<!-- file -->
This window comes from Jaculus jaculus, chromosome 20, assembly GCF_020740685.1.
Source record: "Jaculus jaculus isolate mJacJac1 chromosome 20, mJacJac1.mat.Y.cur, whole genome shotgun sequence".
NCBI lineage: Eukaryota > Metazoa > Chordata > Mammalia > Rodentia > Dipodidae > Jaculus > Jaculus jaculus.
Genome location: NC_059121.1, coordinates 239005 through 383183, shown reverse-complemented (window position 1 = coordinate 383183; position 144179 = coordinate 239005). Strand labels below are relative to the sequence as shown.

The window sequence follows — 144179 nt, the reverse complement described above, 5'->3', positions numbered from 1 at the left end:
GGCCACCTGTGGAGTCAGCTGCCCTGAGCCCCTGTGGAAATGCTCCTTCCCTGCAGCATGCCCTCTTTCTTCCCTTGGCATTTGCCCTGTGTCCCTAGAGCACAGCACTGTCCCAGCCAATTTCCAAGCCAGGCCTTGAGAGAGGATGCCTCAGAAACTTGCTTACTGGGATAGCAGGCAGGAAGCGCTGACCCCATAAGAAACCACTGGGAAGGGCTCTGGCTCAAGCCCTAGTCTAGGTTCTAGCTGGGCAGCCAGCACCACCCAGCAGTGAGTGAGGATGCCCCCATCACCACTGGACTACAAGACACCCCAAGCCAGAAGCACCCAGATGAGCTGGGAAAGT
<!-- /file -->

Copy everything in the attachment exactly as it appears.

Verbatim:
This window comes from Jaculus jaculus, chromosome 20, assembly GCF_020740685.1.
Source record: "Jaculus jaculus isolate mJacJac1 chromosome 20, mJacJac1.mat.Y.cur, whole genome shotgun sequence".
NCBI lineage: Eukaryota > Metazoa > Chordata > Mammalia > Rodentia > Dipodidae > Jaculus > Jaculus jaculus.
Genome location: NC_059121.1, coordinates 239005 through 383183, shown reverse-complemented (window position 1 = coordinate 383183; position 144179 = coordinate 239005). Strand labels below are relative to the sequence as shown.

The window sequence follows — 144179 nt, the reverse complement described above, 5'->3', positions numbered from 1 at the left end:
GGCCACCTGTGGAGTCAGCTGCCCTGAGCCCCTGTGGAAATGCTCCTTCCCTGCAGCATGCCCTCTTTCTTCCCTTGGCATTTGCCCTGTGTCCCTAGAGCACAGCACTGTCCCAGCCAATTTCCAAGCCAGGCCTTGAGAGAGGATGCCTCAGAAACTTGCTTACTGGGATAGCAGGCAGGAAGCGCTGACCCCATAAGAAACCACTGGGAAGGGCTCTGGCTCAAGCCCTAGTCTAGGTTCTAGCTGGGCAGCCAGCACCACCCAGCAGTGAGTGAGGATGCCCCCATCACCACTGGACTACAAGACACCCCAAGCCAGAAGCACCCAGATGAGCTGGGAAAGT